Business students share experiences and tips
We’ll send you a myFT Daily Digest email rounding up the latest European business schools news every morning.
Italian/Swiss. Executive MBA student, IEDC Bled School of Management, Slovenia. General manager, Cosylab. Switzerland
What was your biggest lesson?
After 20 years in an academic environment developing particle and radiation detectors for three space missions, I joined a provider of control systems for proton therapy for cancer. Appointed general manager, I wanted to address my lack of formal training in business administration. With my training as a scientist, the biggest obstacle was understanding there are many problems for which there is no right answer.
The teaching approach of IEDC, based on case studies, is a great way to push students to examine situations from a variety of points of view. In a typical case-study discussion, I change my mind four or five times, thanks to open discussion with my colleagues, mediated by the teacher.
I have learnt that, as a manager, I should know which questions to ask, look for diverse opinions, then decide on a course of action and be accountable for it. It takes more courage to manage people than to find a solution to a scientific or technical problem.
French. Masters in Management graduate, EMLyon, France. Co-founder of Cryptocurrency company Mon Livret C, France
How did you choose your business school?
I have always envisioned entrepreneurship as my future, which is why I applied for the Masters in Management, and studying at EMLyon was a logical decision. The school is renowned in France for its dedication to innovation and entrepreneurship, and its progressive incubator helped me make up my mind.
The most important thing I learnt was the need to dare as an entrepreneur. You can have the greatest ideas in the world but, if you don’t put them into practice, they will never flourish. EMLyon pushes students to come up with ideas and projects of all sorts and I’m grateful for that.
I was pleasantly surprised by the diversity of students and their desire to start projects. Some people just navigate school by attending courses. Others try to create and innovate. I felt like I was at the right place to find these people — and, indeed, I met my co-founder there.
Indian. MBA graduate, Trinity Business School, Dublin. Assistant manager, climate change and sustainability Services, EY, Ireland
What did you enjoy most about business school?
I had the honour of working with diverse peers on a programme that opened my mind to new ways of thinking and challenged me every day to think and be better. I learnt that diversity of thought and experiences in a team can greatly elevate the outcome — it prevents groupthink as solutions are developed for various business challenges.
I have always been passionate and driven about the environment, having worked at various UN organisations and environmental foundations across Europe and Africa. The private sector plays a vital role in building a climate-resilient and sustainable world, and I wanted to expand my business acumen so that I could lead on and drive high-impact ESG projects in the corporate world.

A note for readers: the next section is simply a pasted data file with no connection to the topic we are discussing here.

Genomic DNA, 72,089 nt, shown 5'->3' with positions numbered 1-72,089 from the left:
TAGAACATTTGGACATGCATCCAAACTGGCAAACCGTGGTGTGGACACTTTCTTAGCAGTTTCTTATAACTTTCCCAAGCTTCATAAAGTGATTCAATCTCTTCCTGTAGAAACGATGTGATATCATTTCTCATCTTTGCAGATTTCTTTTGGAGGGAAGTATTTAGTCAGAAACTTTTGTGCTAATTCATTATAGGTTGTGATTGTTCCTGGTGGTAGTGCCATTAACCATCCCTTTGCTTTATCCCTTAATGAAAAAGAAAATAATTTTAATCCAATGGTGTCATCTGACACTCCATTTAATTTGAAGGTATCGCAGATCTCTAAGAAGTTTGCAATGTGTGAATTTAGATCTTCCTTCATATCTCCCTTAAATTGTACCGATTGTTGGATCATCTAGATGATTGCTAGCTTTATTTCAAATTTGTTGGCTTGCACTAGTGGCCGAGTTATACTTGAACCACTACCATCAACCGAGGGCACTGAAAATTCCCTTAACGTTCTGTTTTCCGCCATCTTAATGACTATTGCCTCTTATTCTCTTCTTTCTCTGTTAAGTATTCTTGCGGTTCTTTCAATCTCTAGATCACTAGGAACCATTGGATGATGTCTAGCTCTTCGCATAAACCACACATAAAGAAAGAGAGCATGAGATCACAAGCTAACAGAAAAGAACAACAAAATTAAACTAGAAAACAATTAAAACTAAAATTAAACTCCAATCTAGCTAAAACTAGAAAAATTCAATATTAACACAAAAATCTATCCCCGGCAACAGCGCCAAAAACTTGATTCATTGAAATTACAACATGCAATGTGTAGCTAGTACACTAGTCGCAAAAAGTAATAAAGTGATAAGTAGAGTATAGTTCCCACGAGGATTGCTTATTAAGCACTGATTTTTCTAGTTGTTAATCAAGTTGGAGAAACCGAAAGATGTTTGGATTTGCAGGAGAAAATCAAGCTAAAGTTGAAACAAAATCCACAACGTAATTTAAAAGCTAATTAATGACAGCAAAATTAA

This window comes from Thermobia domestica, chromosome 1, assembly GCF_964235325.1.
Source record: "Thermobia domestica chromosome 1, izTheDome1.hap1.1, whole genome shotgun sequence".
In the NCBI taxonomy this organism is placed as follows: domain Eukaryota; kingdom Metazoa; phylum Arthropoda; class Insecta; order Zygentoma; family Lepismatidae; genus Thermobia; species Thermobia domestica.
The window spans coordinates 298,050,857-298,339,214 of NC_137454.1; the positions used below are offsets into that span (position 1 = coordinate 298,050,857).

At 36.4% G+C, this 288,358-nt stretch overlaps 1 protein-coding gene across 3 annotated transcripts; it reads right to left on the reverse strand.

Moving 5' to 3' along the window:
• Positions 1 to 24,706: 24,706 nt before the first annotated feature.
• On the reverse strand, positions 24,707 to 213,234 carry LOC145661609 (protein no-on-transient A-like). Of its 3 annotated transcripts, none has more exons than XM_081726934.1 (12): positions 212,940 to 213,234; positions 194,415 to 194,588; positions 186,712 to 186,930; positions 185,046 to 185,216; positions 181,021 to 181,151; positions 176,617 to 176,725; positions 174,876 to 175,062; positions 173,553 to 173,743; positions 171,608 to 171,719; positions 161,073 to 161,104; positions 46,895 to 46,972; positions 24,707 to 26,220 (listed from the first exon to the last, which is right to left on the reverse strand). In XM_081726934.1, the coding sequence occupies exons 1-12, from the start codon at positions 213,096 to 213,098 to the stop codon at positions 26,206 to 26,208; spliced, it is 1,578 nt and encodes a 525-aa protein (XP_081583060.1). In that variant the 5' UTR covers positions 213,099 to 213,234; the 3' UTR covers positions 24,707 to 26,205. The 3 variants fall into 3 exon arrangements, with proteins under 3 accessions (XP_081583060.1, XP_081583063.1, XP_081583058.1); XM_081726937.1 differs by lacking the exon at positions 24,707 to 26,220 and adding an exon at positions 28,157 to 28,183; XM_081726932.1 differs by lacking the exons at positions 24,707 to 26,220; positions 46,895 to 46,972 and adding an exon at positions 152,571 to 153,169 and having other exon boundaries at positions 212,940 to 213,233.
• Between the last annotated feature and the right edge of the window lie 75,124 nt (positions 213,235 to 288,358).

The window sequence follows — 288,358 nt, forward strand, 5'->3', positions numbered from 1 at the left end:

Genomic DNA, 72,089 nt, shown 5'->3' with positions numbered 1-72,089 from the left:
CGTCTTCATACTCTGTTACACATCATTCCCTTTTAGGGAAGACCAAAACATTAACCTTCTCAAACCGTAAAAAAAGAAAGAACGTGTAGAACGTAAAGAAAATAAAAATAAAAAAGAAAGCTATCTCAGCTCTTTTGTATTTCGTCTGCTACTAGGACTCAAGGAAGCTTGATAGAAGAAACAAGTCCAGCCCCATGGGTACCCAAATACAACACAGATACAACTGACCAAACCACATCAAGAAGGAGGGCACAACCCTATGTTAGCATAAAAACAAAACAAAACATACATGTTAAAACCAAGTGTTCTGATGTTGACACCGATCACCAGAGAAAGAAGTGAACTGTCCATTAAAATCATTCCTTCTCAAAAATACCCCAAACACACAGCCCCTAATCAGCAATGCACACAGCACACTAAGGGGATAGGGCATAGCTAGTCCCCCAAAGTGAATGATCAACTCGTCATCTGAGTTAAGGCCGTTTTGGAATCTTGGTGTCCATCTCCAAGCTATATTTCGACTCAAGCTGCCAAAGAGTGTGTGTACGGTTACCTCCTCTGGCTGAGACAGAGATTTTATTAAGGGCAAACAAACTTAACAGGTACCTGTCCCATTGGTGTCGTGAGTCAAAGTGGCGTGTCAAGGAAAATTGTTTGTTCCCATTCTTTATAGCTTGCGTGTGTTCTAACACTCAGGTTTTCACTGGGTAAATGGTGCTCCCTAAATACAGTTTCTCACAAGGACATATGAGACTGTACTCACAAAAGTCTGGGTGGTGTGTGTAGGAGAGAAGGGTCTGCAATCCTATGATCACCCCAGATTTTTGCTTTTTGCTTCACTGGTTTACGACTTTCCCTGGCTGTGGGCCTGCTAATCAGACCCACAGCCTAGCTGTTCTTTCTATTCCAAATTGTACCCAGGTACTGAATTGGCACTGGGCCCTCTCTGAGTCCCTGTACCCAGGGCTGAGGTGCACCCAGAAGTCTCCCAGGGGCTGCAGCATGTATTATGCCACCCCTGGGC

The climate change journey is evolving rapidly and needs cohesive and collaborative action from all sectors. I hope I can play my part.
British. Executive education programme, Henley Business School, UK. Senior internal audit manager, Invesco, United Kingdom
What surprised you most?
The different experiences and ways of handling different situations that I learnt from other participants in the Henley Leadership Programme. The diverse careers and industries of the participants, ranging from financial services to charity to media, helped to illustrate how effective leadership can be implemented in differing environments.
The overall experience at Henley was very positive and enlightening — the setting is a breath of fresh air and allows you to immerse yourself in the course. I enrolled to equip myself for success in the next stage of my career, and the Henley programme matched my requirements closely, with a focus on increasing confidence and self-awareness, and my ability to handle difficult situations.
Reading past case studies showed a diverse range of previous students at different career levels.
German. Master of Finance graduate, Frankfurt School of Finance & Management. Banking analyst, Jefferies, Germany
Why did you choose Frankfurt?
The city is a financial centre that has its own international but traditional charm. Being this close to top-tier companies, consultancies and banks is not only very motivating but also provided the opportunity to study and apply for internships or student placements.
Frankfurt School of Finance & Management has an atmosphere all of its own in the middle of the city. I was surprised at how time flew by on the beautiful campus. When I wasn’t studying, I was spending time with new friends, enjoying on-campus events or having a beer on the roof terrace.
I was also surprised by the possibilities Frankfurt provided from the very beginning: someone — be they a professor, a study adviser or a programme manager — was always available to offer help when needed.